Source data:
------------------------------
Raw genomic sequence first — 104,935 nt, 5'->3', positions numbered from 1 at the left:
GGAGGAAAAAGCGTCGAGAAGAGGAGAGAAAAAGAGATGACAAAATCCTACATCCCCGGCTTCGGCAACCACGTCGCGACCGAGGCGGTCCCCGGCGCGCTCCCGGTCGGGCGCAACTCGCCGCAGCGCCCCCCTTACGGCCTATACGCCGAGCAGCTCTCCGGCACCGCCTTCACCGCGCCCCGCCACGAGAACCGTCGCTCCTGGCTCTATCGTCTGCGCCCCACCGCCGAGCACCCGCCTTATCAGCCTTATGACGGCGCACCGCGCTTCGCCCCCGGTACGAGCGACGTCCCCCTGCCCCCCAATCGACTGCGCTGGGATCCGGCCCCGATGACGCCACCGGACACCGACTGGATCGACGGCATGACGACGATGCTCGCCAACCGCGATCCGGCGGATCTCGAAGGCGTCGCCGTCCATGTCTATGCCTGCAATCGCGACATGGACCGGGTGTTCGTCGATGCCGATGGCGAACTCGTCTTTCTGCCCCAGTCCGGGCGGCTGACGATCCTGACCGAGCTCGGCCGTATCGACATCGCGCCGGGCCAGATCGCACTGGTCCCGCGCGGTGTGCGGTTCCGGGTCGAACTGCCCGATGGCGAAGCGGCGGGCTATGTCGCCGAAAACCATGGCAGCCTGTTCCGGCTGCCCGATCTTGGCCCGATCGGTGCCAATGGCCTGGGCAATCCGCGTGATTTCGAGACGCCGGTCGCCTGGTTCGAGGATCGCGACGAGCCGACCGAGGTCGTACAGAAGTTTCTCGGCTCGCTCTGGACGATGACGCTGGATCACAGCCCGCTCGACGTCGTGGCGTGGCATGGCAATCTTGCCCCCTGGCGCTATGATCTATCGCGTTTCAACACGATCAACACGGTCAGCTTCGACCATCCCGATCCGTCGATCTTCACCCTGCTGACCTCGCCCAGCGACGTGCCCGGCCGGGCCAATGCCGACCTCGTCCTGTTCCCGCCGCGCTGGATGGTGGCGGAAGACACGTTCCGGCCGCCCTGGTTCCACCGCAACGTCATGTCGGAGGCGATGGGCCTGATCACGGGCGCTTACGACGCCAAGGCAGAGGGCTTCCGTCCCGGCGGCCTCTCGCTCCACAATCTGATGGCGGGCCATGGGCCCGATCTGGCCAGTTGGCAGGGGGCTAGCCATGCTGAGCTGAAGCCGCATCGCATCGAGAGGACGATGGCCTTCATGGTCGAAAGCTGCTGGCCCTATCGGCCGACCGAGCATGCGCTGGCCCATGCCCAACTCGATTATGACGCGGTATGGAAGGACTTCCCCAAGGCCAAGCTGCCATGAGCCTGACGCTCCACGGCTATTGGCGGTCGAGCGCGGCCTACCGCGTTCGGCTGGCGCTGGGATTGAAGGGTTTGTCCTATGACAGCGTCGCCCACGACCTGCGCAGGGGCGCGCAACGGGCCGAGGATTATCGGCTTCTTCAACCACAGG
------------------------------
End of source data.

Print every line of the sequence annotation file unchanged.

Raw genomic sequence first — 104,935 nt, 5'->3', positions numbered from 1 at the left:
GGAGGAAAAAGCGTCGAGAAGAGGAGAGAAAAAGAGATGACAAAATCCTACATCCCCGGCTTCGGCAACCACGTCGCGACCGAGGCGGTCCCCGGCGCGCTCCCGGTCGGGCGCAACTCGCCGCAGCGCCCCCCTTACGGCCTATACGCCGAGCAGCTCTCCGGCACCGCCTTCACCGCGCCCCGCCACGAGAACCGTCGCTCCTGGCTCTATCGTCTGCGCCCCACCGCCGAGCACCCGCCTTATCAGCCTTATGACGGCGCACCGCGCTTCGCCCCCGGTACGAGCGACGTCCCCCTGCCCCCCAATCGACTGCGCTGGGATCCGGCCCCGATGACGCCACCGGACACCGACTGGATCGACGGCATGACGACGATGCTCGCCAACCGCGATCCGGCGGATCTCGAAGGCGTCGCCGTCCATGTCTATGCCTGCAATCGCGACATGGACCGGGTGTTCGTCGATGCCGATGGCGAACTCGTCTTTCTGCCCCAGTCCGGGCGGCTGACGATCCTGACCGAGCTCGGCCGTATCGACATCGCGCCGGGCCAGATCGCACTGGTCCCGCGCGGTGTGCGGTTCCGGGTCGAACTGCCCGATGGCGAAGCGGCGGGCTATGTCGCCGAAAACCATGGCAGCCTGTTCCGGCTGCCCGATCTTGGCCCGATCGGTGCCAATGGCCTGGGCAATCCGCGTGATTTCGAGACGCCGGTCGCCTGGTTCGAGGATCGCGACGAGCCGACCGAGGTCGTACAGAAGTTTCTCGGCTCGCTCTGGACGATGACGCTGGATCACAGCCCGCTCGACGTCGTGGCGTGGCATGGCAATCTTGCCCCCTGGCGCTATGATCTATCGCGTTTCAACACGATCAACACGGTCAGCTTCGACCATCCCGATCCGTCGATCTTCACCCTGCTGACCTCGCCCAGCGACGTGCCCGGCCGGGCCAATGCCGACCTCGTCCTGTTCCCGCCGCGCTGGATGGTGGCGGAAGACACGTTCCGGCCGCCCTGGTTCCACCGCAACGTCATGTCGGAGGCGATGGGCCTGATCACGGGCGCTTACGACGCCAAGGCAGAGGGCTTCCGTCCCGGCGGCCTCTCGCTCCACAATCTGATGGCGGGCCATGGGCCCGATCTGGCCAGTTGGCAGGGGGCTAGCCATGCTGAGCTGAAGCCGCATCGCATCGAGAGGACGATGGCCTTCATGGTCGAAAGCTGCTGGCCCTATCGGCCGACCGAGCATGCGCTGGCCCATGCCCAACTCGATTATGACGCGGTATGGAAGGACTTCCCCAAGGCCAAGCTGCCATGAGCCTGACGCTCCACGGCTATTGGCGGTCGAGCGCGGCCTACCGCGTTCGGCTGGCGCTGGGATTGAAGGGTTTGTCCTATGACAGCGTCGCCCACGACCTGCGCAGGGGCGCGCAACGGGCCGAGGATTATCGGCTTCTTCAACCACAGG